It was sometime around 1995, between periods at a Whalers-Bruins game in the Hartford Civic Center. I was standing in line outside the men’s room. Immediately behind me were two Whalers fans, both about my age. I didn’t know them. Both were dressed in slacks, button down shirts and nice pullover sweaters, probably from Stackpoles or Filene’s. Mine was from Land’s End.

A young man stood in line about 15 feet behind us. He wore a Bruins hockey sweater. He was from Massachusetts and had taken the opportunity to see his favorite team in Hartford, where tickets were more readily available than at the perpetually-sold-out Boston Garden. He went on a twenty- or thirty-second tirade, addressed to no one in particular, that went something like this: “That f****** Sweeney is so f****** horrible! He’s f****** terrible! The f****** Bruins have to get rid that f****** guy! What the f***! The guy is the most f****** awful player I’ve ever f****** seen! F***!”

It was, in its way, quite entertaining.

When Bruins fan finished, one of the pullover sweater guys said simply, “I wonder if that guy has a job.”

And that, my friends, is all you need to know about what’s wrong with greater Hartford.

Hartford is the literal, figurative, and spiritual capital of the land of steady habits. Everything is right in the world in Hartford if you have a job, a spouse, a house and a happy family. There’s a lot to be said about that point of view, but the pullover sweater men completely missed the essence of the fan from Boston.

Sometimes it isn’t about security; sometimes it’s about passion. Greater Hartford could use some passion.

I’ve been driving to Buffalo for six or eight Bills games a year for more than a decade. I love it. Yes, I could save time, money and energy if I bought Direct TV and stayed home, but there is nothing like being in the stadium for the games. The energy, the excitement, the passion is palpable. 50,000 or 60,000 people cheering wildly for their team. I don’t know any of them, but they’re all my friends. The joy when we win, the pain when we lose, we share it all.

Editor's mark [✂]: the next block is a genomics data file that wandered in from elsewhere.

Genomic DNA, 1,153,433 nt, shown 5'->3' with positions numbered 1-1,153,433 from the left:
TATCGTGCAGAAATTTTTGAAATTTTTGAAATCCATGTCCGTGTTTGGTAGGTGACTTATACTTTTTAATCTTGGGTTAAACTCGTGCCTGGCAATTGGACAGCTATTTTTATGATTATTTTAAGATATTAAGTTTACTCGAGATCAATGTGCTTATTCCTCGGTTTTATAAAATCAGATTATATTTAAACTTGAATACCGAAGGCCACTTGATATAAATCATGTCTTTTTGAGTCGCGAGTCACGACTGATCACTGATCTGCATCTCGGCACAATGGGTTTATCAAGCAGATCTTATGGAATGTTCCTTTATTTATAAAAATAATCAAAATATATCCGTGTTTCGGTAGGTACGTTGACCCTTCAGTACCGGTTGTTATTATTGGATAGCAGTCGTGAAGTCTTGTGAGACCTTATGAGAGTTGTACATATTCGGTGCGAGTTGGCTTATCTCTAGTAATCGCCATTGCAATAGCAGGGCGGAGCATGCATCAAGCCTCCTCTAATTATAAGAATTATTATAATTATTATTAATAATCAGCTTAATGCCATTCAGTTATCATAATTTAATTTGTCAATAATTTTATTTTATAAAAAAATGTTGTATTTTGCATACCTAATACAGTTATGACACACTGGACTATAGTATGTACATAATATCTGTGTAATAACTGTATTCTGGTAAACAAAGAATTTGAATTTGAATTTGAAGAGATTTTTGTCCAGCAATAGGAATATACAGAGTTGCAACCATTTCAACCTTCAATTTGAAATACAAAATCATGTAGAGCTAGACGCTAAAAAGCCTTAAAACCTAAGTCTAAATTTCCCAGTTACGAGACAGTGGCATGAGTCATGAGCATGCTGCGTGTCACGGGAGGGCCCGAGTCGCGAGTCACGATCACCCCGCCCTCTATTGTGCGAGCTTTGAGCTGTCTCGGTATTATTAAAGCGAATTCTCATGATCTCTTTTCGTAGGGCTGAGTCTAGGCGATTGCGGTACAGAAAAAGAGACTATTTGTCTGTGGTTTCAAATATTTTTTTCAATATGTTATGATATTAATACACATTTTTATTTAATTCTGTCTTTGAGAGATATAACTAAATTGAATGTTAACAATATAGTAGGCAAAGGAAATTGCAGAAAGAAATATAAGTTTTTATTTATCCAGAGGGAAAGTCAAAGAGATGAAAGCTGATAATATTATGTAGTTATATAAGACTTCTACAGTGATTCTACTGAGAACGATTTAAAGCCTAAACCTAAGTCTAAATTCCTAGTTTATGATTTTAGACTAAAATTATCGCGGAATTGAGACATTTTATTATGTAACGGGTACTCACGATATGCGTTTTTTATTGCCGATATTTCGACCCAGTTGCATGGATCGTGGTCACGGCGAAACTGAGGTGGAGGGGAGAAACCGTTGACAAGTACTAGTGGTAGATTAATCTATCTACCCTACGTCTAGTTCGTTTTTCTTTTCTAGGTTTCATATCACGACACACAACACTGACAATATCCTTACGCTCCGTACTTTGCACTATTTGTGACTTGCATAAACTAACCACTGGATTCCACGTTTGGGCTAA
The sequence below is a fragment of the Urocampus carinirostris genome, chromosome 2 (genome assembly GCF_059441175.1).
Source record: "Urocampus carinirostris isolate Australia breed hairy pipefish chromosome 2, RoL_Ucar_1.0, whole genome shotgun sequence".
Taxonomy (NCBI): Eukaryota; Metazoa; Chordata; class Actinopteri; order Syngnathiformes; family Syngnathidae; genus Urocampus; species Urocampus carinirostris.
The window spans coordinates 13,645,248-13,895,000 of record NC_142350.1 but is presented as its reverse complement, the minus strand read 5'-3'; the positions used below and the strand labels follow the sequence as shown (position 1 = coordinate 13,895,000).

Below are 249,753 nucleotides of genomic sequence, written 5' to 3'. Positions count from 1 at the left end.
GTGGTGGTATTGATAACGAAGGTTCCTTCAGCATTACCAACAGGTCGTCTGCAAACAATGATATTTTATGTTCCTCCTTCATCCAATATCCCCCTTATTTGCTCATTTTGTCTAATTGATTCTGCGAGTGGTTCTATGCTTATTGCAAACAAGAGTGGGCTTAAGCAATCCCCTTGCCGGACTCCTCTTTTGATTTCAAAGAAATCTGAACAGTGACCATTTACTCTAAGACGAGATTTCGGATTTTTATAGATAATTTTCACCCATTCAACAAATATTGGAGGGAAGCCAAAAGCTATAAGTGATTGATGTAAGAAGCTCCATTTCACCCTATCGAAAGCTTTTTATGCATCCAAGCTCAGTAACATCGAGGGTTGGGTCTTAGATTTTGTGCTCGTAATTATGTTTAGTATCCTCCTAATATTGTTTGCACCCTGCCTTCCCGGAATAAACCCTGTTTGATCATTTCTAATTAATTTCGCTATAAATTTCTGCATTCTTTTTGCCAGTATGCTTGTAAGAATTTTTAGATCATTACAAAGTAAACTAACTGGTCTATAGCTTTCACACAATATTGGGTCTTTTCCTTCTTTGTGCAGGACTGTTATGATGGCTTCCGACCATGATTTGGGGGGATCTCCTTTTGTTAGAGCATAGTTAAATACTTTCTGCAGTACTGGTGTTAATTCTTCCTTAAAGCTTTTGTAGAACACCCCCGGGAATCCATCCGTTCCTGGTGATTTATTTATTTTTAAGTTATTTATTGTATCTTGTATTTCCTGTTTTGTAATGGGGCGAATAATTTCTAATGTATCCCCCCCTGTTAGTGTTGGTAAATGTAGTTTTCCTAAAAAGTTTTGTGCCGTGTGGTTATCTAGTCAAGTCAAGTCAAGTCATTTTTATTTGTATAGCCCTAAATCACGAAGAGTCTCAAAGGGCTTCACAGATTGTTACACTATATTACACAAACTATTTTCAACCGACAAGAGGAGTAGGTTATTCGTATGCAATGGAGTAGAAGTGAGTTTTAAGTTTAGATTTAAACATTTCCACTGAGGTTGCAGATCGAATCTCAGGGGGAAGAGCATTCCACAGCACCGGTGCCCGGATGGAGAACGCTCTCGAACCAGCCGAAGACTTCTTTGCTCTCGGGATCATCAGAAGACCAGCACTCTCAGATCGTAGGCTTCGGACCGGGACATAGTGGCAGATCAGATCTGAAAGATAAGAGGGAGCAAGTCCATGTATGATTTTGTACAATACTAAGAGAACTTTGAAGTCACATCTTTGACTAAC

When we chant “LET’S GO, BUFFALO! LET’S GO, BUFFALO!,” we aren’t cheering just for our team; we’re cheering for the community, too. We’re together, as one, and it’s about everything the community does together, not just about football. I have a tee shirt that says “BUFFALO vs. EVERYBODY.”

Greater Hartford knew that excitement once. It was the spring of 1986, when the Whalers finished the season one game short of the Stanley Cup finals. Nothing galvanized the city like that playoff run. We were one community, hoping and cheering for our team. Everyone knew what happened in last night’s game, everyone looked forward anxiously to the next game. The city was electric.

Buffalo is one of the smallest cities and has the smallest TV market of any NFL team. For years Buffalo seemed to be at risk of losing their team, but the NFL won’t quickly leave a city with that passion. If greater Hartford had that passion, year after year, the Whalers would still be here.

Everyone tells me we’ll never fix our regional governance problem. Why? Because, they say, most people don’t really care all that much about the problem. That’s what’s wrong with greater Hartford: most people really don’t care that much about any problem, so long as they have a job, a house, a spouse and a family. Most people don’t care that much about the cost of living, about the homeless, about their neighbors’ schools, about the Whalers, about the future of greater Hartford.

If we want a bright future for Hartford, we need some passion. We need a vision, and we need to get excited about that vision. We can do it. All we have to do is lose the pullover sweaters.

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